Twelve days have passed since the tragic events in Paris and, in spite of the original commotion, we are gradually going back to our routines after a nasty nightmare. However, far from the apparent normality, the causes (multiple) that led to those terrorist acts are being studied over and over again but we are paralysed in this analysis and no steps are being taken to solve the conflicts.
Our dear Josetxu Villacorta would say that whoever says that any explanation is simple knows little about reality and, trying to avoid Manichaeism, we would like to focus on the small roots that reach great depths and occasionally lead to violent explosions here and there. The lack of prospects for many young people in several regions of a globalized world is creating a society of disenchantment that is nourishing fundamentalism. Fundamentalism that, as Cantwell Smith says: “is not the answer to a problem, but the reaction of those who cannot stand the fact of not being able to solve it”.
Josextu reminded us in his interview in the “Building Human Capital” blog of the words of Boualem Samsal, when he was awarded the German booksellers’ Peace Prize in October 2011.
“Living in absurdity weakens one; you stumble from one wall to another as if you were drunk. For young people with a future, who need to have a clear direction, it is dramatic and heart-breaking to hear them howl like wolves in the darkness of the night”.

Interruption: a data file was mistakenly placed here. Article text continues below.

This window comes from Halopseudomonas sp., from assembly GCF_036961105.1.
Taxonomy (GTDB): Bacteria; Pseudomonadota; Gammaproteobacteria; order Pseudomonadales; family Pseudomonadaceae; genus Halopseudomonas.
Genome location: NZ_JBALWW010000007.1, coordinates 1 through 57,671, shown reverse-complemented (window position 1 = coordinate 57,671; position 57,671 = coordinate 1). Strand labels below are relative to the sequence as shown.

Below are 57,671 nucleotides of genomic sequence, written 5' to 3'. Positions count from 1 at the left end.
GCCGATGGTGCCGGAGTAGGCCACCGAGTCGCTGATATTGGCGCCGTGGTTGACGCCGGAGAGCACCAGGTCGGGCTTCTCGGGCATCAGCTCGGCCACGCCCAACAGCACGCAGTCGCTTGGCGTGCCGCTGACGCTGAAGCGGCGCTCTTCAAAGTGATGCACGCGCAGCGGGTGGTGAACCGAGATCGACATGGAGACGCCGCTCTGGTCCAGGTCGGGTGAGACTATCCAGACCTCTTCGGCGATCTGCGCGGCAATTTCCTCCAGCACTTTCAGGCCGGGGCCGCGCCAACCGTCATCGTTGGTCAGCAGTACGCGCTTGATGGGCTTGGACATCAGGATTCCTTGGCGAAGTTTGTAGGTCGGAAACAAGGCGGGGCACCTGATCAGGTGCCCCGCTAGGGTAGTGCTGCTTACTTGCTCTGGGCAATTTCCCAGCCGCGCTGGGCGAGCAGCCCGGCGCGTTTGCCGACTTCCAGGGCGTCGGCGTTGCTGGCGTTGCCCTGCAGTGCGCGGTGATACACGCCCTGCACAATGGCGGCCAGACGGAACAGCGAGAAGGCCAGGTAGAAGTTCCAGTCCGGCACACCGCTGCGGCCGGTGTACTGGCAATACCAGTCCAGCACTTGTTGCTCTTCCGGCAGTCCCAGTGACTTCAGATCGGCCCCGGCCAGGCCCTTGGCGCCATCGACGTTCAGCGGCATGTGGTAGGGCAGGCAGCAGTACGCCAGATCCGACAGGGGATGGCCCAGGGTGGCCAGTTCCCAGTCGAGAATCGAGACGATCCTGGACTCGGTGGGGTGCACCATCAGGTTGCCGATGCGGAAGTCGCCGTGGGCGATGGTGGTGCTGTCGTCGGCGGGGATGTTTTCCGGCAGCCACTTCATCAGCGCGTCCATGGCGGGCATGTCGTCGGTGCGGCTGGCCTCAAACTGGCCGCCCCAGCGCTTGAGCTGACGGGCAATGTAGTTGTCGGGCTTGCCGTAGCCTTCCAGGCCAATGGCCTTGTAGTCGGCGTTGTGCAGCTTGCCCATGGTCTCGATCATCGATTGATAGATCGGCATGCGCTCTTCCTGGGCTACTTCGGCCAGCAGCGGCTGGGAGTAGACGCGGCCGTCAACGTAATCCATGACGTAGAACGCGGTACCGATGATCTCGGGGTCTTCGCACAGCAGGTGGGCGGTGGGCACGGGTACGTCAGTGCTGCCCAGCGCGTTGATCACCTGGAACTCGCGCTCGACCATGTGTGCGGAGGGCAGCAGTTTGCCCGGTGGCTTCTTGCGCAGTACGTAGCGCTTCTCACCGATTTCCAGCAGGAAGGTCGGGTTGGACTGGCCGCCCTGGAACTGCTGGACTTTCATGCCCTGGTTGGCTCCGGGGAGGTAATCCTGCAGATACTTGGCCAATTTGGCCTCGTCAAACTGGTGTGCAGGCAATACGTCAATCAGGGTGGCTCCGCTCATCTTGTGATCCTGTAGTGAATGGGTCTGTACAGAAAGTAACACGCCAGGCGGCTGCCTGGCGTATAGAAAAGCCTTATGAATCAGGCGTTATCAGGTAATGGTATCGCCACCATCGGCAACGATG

Furthermore, the absurd takes many shapes but one of them, a dramatic one, is the lack of prospects when we look at extremely high unemployment levels.
This drifting is also experienced in western countries, not only among the general population but, in certain suburbs where unemployment, uprooting and cultural clashes are a dangerous combination: France has dramatic precedents that are not very distant in time.
In 2005, Paris was set alight after the death of two teenagers who were fleeing from the police; a reaction of rage to that terrible event, but also a way of expressing frustration caused by unemployment and police harassment in an area occupied by many immigrants from Northern Africa, which contributed to the ethnic and religious tensions.
Txomin Bereciartúa reminded us not too long ago that overcoming such fundamentalisms is not easy but that we have to try and, therefore, we must start by taking the first step right now and trying to change our inner selves.
“We must not forget that behind the good and bad that happens in the world, there are always people. And we should not look at others when we say this because, if the ones who have influence do not change and we do not change, everything will carry on the same.
It is not about a momentary wish or euphoria, it is something that requires dedication, creativity, decision-making and a long time. Reaching out of oneself and opening up to others in order to define, among all of us, what has social value; interacting in a creative win-win situation, looking for new social values and building them together, is a process that takes time and can only be developed on a daily basis with shared leadership, greater involvement by all and with the support and knowledge provided by human and social sciences”.